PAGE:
• High School students enrolled in a Dual Credit class with SVCC or MIT
  • High School students taking an Advanced Placement Class

Acceleration requires high academic ability. Standardized test scores and teacher recommendations can lead to placement in an accelerated program. However, motivation and social-emotional maturity will be important factors to consider in the retention of such placement. Acceleration may not be appropriate for students with the following characteristics:

  • Is adequately challenged by the curriculum at his/her grade level
  • Lacks motivation
  • Would be significantly less emotionally mature than typical students at the grade level to which he or she would be accelerated
  • Has an older sibling in the same grade level to which the student may be accelerated

Referral Process

Any student in the district may be referred to the accelerated program by a teacher, administrator, counselor, school psychologist, or a parent or legal guardian. The principal (or designee) of each school shall ensure that all staff is aware of the procedures for referring students for evaluation purposes.

Forms for early entrance into Kindergarten or First Grade

(Please print and give to the principal)

Early Entrance to Kindergarten or First Grade Parent Request Form

Parent Questionnaire for Early Entrance

Pre-School Teacher Questionnaire

Forms for academic acceleration (Please print and give to the principal)

Academic Screening Permission

Academic Acceleration Referral Form

Placement Measures

Once a student has been identified, the following appropriate placement measures will be used to determine if placement in an accelerated program is warranted:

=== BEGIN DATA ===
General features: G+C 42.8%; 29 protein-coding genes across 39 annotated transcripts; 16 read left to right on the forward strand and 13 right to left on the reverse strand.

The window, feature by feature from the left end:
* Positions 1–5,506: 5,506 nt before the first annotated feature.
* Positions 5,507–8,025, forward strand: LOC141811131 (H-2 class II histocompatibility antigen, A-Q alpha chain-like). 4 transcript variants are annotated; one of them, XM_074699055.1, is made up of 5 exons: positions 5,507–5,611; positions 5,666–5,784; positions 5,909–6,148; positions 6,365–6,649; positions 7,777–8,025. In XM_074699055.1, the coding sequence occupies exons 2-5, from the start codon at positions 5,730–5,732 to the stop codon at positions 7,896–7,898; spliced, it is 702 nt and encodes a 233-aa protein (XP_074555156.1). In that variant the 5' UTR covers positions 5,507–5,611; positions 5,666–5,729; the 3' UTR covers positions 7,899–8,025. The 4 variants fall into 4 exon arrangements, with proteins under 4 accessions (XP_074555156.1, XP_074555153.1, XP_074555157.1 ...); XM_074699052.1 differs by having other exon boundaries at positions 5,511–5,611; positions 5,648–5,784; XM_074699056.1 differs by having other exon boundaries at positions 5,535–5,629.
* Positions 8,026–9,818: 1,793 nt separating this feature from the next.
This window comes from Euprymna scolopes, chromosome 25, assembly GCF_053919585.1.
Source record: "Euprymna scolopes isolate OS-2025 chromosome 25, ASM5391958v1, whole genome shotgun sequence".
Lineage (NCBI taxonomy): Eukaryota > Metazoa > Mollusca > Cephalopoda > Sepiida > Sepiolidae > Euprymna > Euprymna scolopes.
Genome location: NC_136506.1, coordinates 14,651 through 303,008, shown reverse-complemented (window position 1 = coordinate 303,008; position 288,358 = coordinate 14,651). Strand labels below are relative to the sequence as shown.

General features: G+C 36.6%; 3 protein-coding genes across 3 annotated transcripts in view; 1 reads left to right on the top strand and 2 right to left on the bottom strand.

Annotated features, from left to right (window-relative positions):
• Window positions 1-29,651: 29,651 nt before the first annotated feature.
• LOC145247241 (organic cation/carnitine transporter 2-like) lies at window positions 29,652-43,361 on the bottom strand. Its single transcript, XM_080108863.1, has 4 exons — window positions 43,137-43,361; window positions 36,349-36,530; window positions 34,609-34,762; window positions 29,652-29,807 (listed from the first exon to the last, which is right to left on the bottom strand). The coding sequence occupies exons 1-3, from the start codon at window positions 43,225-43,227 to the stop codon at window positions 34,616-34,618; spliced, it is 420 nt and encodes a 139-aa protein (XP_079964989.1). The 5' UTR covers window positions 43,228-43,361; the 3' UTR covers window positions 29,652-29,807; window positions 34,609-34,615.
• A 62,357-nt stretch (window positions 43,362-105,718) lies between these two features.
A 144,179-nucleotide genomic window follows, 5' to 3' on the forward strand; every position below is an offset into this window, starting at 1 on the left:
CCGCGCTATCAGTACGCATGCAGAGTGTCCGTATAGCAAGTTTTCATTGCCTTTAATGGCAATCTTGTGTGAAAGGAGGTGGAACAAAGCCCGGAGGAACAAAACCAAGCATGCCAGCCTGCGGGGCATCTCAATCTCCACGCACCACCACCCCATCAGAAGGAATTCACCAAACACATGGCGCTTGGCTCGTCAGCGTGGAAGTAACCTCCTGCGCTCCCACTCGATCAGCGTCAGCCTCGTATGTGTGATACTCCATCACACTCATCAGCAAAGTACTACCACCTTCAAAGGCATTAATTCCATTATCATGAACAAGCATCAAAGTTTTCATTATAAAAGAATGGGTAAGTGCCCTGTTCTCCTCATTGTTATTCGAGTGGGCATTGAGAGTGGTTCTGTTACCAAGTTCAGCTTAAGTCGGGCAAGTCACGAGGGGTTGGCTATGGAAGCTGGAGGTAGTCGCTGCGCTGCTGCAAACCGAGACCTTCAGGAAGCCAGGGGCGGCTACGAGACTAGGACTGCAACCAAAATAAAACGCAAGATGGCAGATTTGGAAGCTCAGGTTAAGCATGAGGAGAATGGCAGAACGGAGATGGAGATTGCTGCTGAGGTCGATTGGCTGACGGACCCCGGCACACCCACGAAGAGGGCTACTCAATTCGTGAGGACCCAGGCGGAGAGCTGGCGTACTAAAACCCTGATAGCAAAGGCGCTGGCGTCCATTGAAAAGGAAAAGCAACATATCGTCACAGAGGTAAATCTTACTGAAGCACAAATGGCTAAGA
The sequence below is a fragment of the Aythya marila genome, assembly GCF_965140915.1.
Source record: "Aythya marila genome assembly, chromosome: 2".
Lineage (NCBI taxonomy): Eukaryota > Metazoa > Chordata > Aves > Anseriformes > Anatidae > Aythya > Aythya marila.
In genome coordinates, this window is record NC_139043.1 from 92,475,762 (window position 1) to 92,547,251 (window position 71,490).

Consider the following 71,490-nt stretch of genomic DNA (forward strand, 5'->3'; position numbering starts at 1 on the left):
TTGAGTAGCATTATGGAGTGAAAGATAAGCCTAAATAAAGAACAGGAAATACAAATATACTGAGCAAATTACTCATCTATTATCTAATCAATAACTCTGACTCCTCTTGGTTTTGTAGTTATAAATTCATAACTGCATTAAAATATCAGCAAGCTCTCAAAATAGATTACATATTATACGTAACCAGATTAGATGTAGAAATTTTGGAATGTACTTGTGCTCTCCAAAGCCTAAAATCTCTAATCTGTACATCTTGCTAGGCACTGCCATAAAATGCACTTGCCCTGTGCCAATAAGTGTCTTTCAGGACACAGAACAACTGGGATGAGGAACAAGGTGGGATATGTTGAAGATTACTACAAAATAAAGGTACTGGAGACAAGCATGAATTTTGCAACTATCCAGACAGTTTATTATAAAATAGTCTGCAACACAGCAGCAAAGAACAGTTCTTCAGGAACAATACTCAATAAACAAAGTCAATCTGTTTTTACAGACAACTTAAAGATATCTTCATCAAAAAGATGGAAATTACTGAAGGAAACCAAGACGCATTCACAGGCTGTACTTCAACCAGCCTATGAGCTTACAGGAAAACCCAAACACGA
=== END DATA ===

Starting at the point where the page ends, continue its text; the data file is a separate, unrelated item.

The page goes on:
Standardized Testing and Reporting System: STAR Assessments are short tests in math and reading that provide teachers with learning data.

Developmental Indicators for the Assessment of Learning: DIAL - 4 is designed for preschool and kindergarten testing motor, language, and conceptual skills, as well as self-help and social development.

Illinois Assessment of readiness for Grades 3 - 8: is a state-mandated test for students covering literacy and mathematics.

PSAT/SAT: a test administered to 9,10, or 11th-grade students used to measure college readiness.

ACCESS: an individual and group-administered assessment designed to measure academic English proficiency relative to state learning standards.

Parent/Guardian consent: parents will be asked to complete a questionnaire and consent form.

Teacher Recommendation: may be based on achievement on unit assessments, semester exams, performance pieces, or other relevant evaluations. In some cases, a checklist will be used.

Standards-Based report card: used in grades k - 5 measures the mastery of learning targets.

Interview: In some cases, a student may need to be interviewed by a qualified staff member to judge the willingness and maturity of the student to be placed in an accelerated option.

The above criteria will be evaluated by a Student Support Team consisting of the building principal, classroom teacher, specialized teacher, and school counselor or psychologist.

Once the student is placed in an accelerated program, reviews will be conducted occasionally to ensure the child is successful in the placement. If the child is unable to meet the standards, exhibits a great deal of anxiety or frustration, or cannot keep up with the pace or demands of the class, the parent will be notified and a more appropriate placement will be determined.


  1. https://www.iagcgifted.org/resources/Documents/advocacy/Illinois%20Model%20Acceleration%20Policy.pdf
  2. https://www.nagc.org/sites/default/files/key%20reports/Developing%20Academic%20%20%20Acceleration_10-23-18.pdf